# Homework Help: Show that Momentum is conserved in a reference frame

1. Jun 7, 2015

### Tonia

1. The problem statement, all variables and given/known data
Show that momentum is conserved in a reference frame moving at 10.0 m/s in the direction of the moving car.

2. Relevant equations
Mass M for 2000 kg car, Mass m for 1500 kg car. To the observer on the ground: mv + 0 = (M + m) v v = Mv/M + m
The two cars are one mass after the collision (M + m), with velocity v:
v = Mv/M + m
After the collision, M + m is moving at a speed of v - v
M (V -v) - mv = (M + m) (v - v)
MV - Mv -mv + Mv + mv = (M + m) v v = Mv/(M + m)

3. The attempt at a solution
To the observer on the ground: mv + 0 = (M + m) v v = Mv/M + m
M (V -v) - mv = (M + m) (v - v)
MV - Mv -mv + Mv + mv = (M + m) v v` = Mv/(M + m)

Last edited by a moderator: May 7, 2017
2. Jun 7, 2015

### unscientific

Let's assume that the 2000kg car is moving towards the right initially. In the reference frame 10m/s to the right, how fast is each car moving before collision? After collision, they move off as one with a certain speed. What is that speed?

Last edited by a moderator: May 7, 2017
3. Jun 7, 2015

### Noctisdark

Hi there, to prove that momentum is conserved, show that Mv1 + mv2 = Mv'1 + mv'2, in the moving frame of reference whose direction is the velocity of the car M we don't have to worry about dealing with vectors, let it all be scalar where (+) is the direction of M, what are the new speeds of cars M and m ? good luck !!

4. Jun 7, 2015

### Tonia

Note: I wrote 2.00 kg car when I meant a 2000 kg car.
Before the collision, the larger car is moving at 20.0 m/s, and the car at rest is moving at 0.0 m/s. The speed they move (together) is: Mv/M+m = (2000 kg times 20.0 m/s) divided by (2000 kg + 1500 kg
= 40000 divided by 3500
= 11.4285714
= 11.43 m/s of cars together after collision.

5. Jun 7, 2015

### SammyS

Staff Emeritus
Be careful to use enough parentheses to say what you mean: Mv/(M+m) rather than Mv/M+m .

What you have so far is the result in a reference frame stationary with respect to Earth.

Take that result and calculate the momentum of each vehicle in the moving reference frame, before & after the collision. Is momentum conserved ?

6. Jun 7, 2015

### Tonia

I am not sure how to.

7. Jun 7, 2015

### SammyS

Staff Emeritus
The 2000 kg car travels at 20 m/s and the reference frame travels in the same direction at 10 m/s.

What is the velocity of the 2000 kg car with respect to the reference frame?

8. Jun 7, 2015

### Tonia

10 m/s?? Because 20 m/s - 10 m/s = 10 m/s?

9. Jun 7, 2015

### SammyS

Staff Emeritus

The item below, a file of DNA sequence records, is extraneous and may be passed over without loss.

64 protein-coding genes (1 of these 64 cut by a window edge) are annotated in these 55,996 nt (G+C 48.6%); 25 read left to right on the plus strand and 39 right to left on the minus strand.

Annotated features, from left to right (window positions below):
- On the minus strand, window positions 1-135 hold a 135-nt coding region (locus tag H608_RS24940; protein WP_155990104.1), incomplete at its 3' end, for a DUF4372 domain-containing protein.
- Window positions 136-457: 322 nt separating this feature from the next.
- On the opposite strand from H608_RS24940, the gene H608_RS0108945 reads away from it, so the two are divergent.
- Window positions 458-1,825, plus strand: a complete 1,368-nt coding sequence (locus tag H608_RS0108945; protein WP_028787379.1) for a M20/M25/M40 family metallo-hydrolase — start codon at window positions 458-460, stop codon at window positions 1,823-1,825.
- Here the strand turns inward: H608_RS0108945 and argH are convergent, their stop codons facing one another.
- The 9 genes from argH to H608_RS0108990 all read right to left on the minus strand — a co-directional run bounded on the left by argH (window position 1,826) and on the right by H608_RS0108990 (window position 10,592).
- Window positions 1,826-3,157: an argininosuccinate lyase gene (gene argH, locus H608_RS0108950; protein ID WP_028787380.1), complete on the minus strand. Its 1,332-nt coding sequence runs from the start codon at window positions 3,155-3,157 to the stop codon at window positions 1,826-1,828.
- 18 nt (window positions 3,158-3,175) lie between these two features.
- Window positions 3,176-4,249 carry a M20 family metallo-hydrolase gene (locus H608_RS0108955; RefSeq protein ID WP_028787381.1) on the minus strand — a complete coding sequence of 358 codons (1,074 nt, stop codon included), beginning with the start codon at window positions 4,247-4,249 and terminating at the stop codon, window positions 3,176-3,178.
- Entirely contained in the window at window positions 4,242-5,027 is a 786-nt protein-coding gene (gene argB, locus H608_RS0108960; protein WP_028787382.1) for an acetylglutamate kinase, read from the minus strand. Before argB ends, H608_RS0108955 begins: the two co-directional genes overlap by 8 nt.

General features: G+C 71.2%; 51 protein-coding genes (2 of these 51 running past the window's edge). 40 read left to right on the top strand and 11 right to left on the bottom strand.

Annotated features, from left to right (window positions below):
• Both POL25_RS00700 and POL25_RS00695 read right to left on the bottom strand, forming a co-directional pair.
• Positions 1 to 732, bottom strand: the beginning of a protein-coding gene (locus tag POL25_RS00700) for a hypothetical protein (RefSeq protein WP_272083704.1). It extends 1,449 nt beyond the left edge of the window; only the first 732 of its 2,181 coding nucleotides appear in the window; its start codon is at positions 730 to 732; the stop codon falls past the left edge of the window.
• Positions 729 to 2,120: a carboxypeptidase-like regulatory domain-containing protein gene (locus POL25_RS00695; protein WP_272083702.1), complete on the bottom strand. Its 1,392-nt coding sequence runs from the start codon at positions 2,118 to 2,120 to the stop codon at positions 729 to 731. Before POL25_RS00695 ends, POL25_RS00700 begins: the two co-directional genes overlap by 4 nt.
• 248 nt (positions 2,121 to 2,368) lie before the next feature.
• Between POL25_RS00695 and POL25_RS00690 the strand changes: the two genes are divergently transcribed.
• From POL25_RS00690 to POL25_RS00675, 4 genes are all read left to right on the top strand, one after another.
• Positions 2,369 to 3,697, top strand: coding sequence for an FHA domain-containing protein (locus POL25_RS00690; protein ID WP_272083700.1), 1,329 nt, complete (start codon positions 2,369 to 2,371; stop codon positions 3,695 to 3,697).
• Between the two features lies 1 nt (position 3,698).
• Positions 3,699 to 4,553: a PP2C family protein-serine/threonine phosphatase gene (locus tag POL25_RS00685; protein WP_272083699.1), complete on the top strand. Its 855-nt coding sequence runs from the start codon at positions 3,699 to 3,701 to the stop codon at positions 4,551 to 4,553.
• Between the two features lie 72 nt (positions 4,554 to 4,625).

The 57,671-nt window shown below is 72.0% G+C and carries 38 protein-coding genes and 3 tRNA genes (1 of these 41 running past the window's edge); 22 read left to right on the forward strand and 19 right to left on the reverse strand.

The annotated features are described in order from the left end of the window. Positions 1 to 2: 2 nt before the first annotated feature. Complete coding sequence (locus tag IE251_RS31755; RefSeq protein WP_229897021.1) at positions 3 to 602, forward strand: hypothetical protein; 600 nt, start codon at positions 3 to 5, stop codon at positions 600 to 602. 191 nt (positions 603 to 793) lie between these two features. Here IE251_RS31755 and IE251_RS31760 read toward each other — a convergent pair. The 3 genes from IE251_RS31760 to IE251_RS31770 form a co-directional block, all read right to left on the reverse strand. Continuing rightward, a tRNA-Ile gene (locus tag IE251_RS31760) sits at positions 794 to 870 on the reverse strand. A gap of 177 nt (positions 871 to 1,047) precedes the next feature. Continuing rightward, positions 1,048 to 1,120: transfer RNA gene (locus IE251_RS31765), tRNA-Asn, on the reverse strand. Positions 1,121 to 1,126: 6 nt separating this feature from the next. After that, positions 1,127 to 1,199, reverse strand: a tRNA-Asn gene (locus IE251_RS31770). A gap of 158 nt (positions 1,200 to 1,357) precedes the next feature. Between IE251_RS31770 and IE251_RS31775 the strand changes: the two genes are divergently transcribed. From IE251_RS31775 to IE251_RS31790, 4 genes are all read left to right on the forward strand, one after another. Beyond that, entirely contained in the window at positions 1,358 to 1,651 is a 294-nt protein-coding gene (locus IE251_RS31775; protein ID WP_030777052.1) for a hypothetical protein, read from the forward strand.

Right.

What is the velocity of the 1500 kg car with respect to the moving reference frame?

10. Jun 7, 2015

### Tonia

0 m/s?

11. Jun 7, 2015

### SammyS

Staff Emeritus
No.

If the 1500 kg car had the same velocity as the moving reference frame, the velocity of the 1500 kg car with respect to the moving reference frame would be 0 .

So I ask again:
What is the velocity of the 1500 kg car with respect to the moving reference frame?

12. Jun 7, 2015

### Tonia

10m/s?

13. Jun 7, 2015

### SammyS

Staff Emeritus
In what direction?

If the 2000kg car and the reference frame move to the right with respect to Earth, that make their velocities both positive.

That also makes the 1500 kg car move to the left with respect to the moving reference frame. Correct?​

14. Jun 7, 2015

### Tonia

10 m/s west(left)

15. Jun 7, 2015

### SammyS

Staff Emeritus
Correct.

So, we would consider that to be -10 m/s .

What is the velocity of the two cars after the collision (in the moving frame) ?

16. Jun 7, 2015

### Tonia

11.43 m/s

17. Jun 7, 2015

### SammyS

Staff Emeritus
No. That's relative to Earth.

What is that relative to the moving reference frame?

18. Jun 7, 2015

### Tonia

10 m/s? I'm sorry I'm just having difficulty understanding it.

19. Jun 7, 2015

### SammyS

Staff Emeritus
After the collision, the two cars have a velocity (to the right, which is positive) of 11.43m/s relative to Earth.

The moving reference frame has a velocity of 10 m/s (to the right also).

What is the velocity of the two cars after the collision (relative to the moving reference frame) ?

20. Jun 7, 2015

### Tonia

11.43 m/s minus 10 m/s?

21. Jun 7, 2015

### SammyS

Staff Emeritus
Correct.

Is that about 1.43 m/s ?

It's positive, so to the right.

Now you have these three velocities in the moving reference frame.
Can you find the momentum of each car before the collision and the two cars together after the collision -- all in the moving reference frame?

22. Jun 7, 2015

### Tonia

My calculator says 1.43
So I have 10m/s, the velocity of the 2000kg car with respect to the reference frame,
10 m/s , the veloc. of the 1500 kg car with respect to the reference frame, and
1.43 m/s, the velocity of the two cars after collision with respect to the refer. frame.
I am not sure which equation to use to find the momentum. I assume I need to use a momentum equation, but I'm not sure which one, there are so many in my textbook.

23. Jun 7, 2015

### SammyS

Staff Emeritus
I thought we established -10 m/s , for the velocity of the 1500 kg car with respect to the moving reference frame,

Really? You don't know how to calculate momentum?

24. Jun 7, 2015

### Tonia

I'm studying on my own. I have a physics book. Maybe I should wait until I take physics in class.

25. Jun 7, 2015

### Tonia

I forgot to put the negative sign on it.